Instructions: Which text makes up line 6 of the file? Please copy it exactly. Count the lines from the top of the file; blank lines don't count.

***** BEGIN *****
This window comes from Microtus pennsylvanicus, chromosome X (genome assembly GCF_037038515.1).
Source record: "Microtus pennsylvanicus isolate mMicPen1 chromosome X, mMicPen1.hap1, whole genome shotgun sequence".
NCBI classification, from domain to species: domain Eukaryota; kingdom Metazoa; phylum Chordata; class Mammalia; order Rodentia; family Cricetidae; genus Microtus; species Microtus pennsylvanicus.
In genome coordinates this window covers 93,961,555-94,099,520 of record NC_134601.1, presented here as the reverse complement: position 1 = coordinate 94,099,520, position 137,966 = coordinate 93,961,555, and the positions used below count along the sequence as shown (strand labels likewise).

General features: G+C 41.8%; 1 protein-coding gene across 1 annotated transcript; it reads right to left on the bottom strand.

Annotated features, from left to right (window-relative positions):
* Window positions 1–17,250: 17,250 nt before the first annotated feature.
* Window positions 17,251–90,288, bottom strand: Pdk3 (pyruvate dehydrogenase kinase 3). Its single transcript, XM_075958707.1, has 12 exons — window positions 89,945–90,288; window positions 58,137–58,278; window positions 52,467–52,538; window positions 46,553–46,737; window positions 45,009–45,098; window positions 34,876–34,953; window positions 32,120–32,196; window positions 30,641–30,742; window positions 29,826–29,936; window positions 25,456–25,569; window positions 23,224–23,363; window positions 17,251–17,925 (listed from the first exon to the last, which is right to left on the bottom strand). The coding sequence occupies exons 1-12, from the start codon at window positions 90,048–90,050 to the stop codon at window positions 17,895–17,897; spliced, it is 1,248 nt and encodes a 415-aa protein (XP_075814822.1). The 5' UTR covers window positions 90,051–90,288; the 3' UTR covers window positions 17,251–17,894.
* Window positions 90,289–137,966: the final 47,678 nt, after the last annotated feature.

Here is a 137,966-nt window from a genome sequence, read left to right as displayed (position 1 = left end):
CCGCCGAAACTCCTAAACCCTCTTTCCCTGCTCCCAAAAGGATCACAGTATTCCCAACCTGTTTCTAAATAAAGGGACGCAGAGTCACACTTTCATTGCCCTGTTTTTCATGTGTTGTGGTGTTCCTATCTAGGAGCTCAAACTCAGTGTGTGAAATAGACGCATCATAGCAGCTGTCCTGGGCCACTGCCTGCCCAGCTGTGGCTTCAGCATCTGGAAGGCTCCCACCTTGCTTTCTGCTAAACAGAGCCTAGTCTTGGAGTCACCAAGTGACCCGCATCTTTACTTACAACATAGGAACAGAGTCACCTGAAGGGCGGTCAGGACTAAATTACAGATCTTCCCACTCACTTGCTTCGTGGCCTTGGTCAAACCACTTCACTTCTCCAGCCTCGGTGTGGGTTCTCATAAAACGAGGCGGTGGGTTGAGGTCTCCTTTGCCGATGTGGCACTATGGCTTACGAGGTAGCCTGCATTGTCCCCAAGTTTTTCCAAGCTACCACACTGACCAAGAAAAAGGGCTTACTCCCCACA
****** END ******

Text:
Annotated features, from left to right (window-relative positions):